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6 minutes ago, mr mr said:

crypto staking is a very safe and viable way of getting some fantastic returns on your money. 

 

Safe in some ways, but presumably pretty/very volatile?

 

OT but any recommendations for a "duffer's guide to crypto" (mainly focussing on how to use it)?

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Well obviously, the magic comes from 1) the leverage:  if you have a stable level of income ,above treasury yields , and stable capital value then you can borrow and magnify your income considerably. The problem is the capital values of the underlying assets may decline (which will concern lending institutions to the fund) and also the income from those assets could be pressured. This is pretty much the formula that real estate investors (eg Trump)  have been using since years , but applied to share markets. When it works it can create enormous value, but , as always, leverage can work both ways and you can loose money more quickly.
The other bit of magic that the good  quality closed end funds can make use of is 2) the ability to retain earnings, ie you can retain cash in good years and use that to smooth investors income in the bad years.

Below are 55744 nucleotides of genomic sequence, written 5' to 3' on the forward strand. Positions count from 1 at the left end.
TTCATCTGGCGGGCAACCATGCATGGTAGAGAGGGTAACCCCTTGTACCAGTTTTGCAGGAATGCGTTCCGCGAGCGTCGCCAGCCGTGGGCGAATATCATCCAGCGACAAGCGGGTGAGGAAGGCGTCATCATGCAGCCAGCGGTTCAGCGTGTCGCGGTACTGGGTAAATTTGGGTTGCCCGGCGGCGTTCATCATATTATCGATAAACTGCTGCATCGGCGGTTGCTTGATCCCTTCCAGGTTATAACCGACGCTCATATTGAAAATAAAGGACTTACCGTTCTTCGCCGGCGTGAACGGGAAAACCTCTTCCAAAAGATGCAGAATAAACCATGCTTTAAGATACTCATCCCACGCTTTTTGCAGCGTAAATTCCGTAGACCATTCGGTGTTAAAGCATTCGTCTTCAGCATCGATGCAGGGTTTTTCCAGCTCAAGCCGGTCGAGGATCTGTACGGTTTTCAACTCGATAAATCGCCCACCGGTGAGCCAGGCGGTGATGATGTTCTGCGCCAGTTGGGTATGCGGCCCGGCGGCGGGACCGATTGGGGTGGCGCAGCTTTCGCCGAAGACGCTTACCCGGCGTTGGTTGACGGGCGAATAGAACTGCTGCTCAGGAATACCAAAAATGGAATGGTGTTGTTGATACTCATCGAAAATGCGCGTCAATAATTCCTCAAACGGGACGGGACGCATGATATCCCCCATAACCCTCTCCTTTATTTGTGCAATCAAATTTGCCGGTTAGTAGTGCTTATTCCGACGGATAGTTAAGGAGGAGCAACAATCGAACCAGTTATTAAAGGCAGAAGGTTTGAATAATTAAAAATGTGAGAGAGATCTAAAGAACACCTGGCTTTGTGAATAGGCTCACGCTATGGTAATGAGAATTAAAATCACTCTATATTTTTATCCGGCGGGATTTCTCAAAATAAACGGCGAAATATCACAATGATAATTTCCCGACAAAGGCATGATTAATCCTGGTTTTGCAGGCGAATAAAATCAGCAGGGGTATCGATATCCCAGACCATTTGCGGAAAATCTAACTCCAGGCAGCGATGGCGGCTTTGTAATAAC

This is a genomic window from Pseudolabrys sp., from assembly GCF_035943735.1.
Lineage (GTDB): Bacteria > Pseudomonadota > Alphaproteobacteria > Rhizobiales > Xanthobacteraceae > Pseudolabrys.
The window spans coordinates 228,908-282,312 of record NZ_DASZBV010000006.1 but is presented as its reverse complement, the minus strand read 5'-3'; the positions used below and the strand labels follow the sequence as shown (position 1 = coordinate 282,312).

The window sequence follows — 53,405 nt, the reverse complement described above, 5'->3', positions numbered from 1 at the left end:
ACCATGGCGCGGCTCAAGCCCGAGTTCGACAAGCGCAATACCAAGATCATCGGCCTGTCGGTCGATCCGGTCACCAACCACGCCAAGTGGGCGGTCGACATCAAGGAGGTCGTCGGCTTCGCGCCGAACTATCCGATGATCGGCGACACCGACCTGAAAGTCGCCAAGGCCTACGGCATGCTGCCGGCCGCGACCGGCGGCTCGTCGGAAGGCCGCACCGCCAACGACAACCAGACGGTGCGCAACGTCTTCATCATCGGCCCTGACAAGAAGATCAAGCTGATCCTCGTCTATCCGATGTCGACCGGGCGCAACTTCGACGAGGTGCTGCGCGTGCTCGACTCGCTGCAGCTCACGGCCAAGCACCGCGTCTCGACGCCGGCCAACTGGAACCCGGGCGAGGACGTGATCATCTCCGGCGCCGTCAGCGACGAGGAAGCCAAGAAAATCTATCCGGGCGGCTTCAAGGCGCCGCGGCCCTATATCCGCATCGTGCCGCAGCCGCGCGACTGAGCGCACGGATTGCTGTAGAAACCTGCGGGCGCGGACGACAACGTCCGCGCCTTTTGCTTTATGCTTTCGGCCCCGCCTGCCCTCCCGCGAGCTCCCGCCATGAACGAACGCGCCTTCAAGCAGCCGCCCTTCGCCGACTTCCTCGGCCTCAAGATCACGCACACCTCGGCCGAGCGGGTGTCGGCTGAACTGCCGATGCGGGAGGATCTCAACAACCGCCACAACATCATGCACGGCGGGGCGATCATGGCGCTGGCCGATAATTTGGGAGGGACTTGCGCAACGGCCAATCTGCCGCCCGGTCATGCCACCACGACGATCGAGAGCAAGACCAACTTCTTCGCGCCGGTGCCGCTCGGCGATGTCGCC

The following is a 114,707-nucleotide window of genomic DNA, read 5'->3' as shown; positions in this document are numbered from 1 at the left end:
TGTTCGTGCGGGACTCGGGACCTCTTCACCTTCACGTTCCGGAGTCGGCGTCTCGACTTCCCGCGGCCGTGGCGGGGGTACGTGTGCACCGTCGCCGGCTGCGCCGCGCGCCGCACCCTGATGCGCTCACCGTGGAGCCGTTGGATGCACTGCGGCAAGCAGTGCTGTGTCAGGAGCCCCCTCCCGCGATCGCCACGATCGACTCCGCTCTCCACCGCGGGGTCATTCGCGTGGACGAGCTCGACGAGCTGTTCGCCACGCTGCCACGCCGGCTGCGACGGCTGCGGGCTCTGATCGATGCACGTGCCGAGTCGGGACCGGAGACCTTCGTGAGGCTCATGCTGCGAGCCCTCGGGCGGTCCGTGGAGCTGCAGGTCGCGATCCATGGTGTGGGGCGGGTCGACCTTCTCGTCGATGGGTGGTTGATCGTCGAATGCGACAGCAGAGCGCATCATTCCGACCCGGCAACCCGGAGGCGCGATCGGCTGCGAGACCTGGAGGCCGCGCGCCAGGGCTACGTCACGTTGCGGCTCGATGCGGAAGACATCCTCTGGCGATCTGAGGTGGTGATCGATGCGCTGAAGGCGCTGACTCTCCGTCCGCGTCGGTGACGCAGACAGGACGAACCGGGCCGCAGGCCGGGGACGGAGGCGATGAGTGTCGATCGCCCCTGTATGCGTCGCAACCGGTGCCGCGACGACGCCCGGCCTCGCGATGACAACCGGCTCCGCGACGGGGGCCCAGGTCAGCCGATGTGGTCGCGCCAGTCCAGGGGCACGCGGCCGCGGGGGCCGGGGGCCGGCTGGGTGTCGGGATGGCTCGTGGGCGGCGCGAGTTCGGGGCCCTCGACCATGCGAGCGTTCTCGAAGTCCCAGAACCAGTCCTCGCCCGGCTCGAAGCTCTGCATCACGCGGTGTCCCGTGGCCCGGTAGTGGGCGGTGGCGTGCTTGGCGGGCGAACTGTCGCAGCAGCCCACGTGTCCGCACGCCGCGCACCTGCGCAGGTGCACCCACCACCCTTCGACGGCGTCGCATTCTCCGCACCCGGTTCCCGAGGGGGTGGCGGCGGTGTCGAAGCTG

For what it’s worth, I think closed end funds are a great option for investors to consider. They have some advantages over both ETF,s and Mutual Funds.

I would be cautious of those that seem to offer overly aggressive returns but there are also a number of  high quality funds that are conservatively managed, that I think offer good potential.

i am aware of Gabeli and think (FWIW) , that it is a pretty high quality investment shop, with some talented people. I believe they follow a very disciplined “value” investment approach which has been out of favour in recent years, but, who knows, it may well be the right place to be for years to come. My gut feel is that they are likely to be in the right place, eventually!, but patience maybe needed. For absolute sure this is not some sort of scam operation or half assed bucket shop! 
i have not looked at the particular fund the OP references in any detail but I will take a look now.

in summary, for the Op, I think closed end funds are , in general,  well worth considering, and I think the article he  quoted lays the pros and cons out pretty well. 

Edited by wordchild
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The third bit of magic with these funds is that, because they are daily traded, they can sometimes trade at significant discounts to their underlying assets. Especially when out of favour.  Not something that would ever happen with a mutual fund. You can pick up some great value tracking some of these discounts eg you might be able to buy a fund with a portfolio you like at a 10 percent ,or even more  , discount to the value of the share holdings  in the fund.

i have not looked at the Gabelli fund as yet but sort of suspect that may have happened here.